AI News, Would You Shoot Your Neighbor’s Drone?

Would You Shoot Your Neighbor’s Drone?

Commentator Charles Krauthammer summed up that sentiment on Fox News in 2012 when he said, “I would predict—I’m not encouraging—but I predict the first guy who uses a Second Amendment weapon to bring a drone down that’s been hovering over his house is going to be a folk hero in this country.” Don’t dismiss such fiery talk as the ravings of a pundit bent on making news.

Rep. Louis Gohmert (R-Texas) asked the assembled legal and technical experts, “Can you shoot down a drone over your property?” (He got no answer.) In response to all this vigilante fervor, the FAA issued stern warnings against firing at unmanned aircraft.

All of asudden, in 2007, the FAA says, ‘We own everything down to the grass.’ ” Voss is troubled about this for many reasons, including what the FAA’s assertion might mean for theexpansion of surveillance given that the U.S. Supreme Court has held that citizens should have no expectation of privacy when their activities can be observed from public airspace.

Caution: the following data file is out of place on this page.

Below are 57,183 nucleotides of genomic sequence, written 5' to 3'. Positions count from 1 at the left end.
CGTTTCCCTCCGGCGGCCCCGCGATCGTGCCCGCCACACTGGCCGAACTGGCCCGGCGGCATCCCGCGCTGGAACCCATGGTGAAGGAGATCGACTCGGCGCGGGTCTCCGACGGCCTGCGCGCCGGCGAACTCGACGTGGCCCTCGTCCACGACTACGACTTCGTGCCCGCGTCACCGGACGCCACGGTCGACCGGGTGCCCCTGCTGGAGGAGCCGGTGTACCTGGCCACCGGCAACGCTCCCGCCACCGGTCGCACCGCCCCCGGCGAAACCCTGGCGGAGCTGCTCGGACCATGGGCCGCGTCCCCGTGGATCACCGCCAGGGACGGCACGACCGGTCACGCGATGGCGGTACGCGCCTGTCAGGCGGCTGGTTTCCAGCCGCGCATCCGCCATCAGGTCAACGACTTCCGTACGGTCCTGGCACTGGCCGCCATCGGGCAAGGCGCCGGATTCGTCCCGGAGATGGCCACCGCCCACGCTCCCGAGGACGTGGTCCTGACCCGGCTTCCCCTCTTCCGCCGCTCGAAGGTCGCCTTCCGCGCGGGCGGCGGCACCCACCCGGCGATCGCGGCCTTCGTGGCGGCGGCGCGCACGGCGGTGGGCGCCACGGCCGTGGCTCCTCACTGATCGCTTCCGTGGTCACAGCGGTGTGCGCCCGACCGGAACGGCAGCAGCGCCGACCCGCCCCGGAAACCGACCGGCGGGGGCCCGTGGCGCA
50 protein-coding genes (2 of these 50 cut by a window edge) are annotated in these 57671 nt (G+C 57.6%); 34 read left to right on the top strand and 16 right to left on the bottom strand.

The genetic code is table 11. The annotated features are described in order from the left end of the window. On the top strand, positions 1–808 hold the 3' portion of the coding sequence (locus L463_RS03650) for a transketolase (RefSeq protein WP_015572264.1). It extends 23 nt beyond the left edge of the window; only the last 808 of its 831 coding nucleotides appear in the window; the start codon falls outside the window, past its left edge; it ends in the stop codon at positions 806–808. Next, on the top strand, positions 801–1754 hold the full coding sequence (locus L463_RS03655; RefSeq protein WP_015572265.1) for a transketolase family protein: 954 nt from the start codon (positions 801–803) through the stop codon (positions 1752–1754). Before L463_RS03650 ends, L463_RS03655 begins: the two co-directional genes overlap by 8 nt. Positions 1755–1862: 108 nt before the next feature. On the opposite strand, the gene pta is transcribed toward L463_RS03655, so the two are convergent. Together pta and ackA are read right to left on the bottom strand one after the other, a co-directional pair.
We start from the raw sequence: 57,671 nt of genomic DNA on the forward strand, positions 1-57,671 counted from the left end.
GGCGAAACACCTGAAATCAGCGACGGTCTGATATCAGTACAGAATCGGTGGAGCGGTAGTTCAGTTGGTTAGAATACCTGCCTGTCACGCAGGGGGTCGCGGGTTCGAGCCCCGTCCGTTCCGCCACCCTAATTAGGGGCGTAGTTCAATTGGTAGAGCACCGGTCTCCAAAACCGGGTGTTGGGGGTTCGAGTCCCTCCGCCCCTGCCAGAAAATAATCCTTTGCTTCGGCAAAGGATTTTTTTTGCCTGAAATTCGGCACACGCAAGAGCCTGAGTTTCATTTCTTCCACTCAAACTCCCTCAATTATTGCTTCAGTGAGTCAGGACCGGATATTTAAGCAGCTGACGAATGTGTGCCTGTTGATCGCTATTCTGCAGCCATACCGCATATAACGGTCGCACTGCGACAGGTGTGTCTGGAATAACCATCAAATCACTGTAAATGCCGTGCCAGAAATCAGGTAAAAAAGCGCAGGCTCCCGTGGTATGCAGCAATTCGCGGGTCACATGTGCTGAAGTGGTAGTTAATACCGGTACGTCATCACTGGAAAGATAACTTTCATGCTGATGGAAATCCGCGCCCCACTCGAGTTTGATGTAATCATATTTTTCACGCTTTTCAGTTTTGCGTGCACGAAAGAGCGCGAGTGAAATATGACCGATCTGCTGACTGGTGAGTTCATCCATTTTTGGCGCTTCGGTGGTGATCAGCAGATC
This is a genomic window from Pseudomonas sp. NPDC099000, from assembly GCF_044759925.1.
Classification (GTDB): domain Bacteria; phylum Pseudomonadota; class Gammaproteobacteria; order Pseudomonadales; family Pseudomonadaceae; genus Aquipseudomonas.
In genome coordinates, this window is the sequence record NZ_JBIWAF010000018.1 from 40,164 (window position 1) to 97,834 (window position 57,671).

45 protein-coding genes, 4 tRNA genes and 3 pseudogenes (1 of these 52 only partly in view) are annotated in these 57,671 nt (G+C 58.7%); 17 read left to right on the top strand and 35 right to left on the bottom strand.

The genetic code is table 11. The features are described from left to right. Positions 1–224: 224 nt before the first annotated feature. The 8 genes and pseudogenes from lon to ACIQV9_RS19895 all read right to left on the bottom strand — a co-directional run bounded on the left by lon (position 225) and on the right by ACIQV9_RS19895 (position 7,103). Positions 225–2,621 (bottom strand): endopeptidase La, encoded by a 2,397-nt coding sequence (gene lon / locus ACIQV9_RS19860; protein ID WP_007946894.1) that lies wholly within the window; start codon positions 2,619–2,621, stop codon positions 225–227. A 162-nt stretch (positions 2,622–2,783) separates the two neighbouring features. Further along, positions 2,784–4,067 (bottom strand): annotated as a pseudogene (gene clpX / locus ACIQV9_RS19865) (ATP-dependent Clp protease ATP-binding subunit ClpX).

Drones are part of a larger disconnect between how quickly surveillance technology evolves and how slowly privacy law does.” Calo would like to see the FAA address privacy concerns as it formulates its new rules, at least as a stopgap measure until lawmakers can pass legislation.

But Calo says people can guard at least some of their privacy in the meantime using existing laws against harassment or “intrusion on seclusion.” Although it will no doubt take more than a year before the United States will get comprehensive regulations for the operation of large, high-flying unmanned aircraft, the FAA should very soon issue notice about the rules governing small systems.

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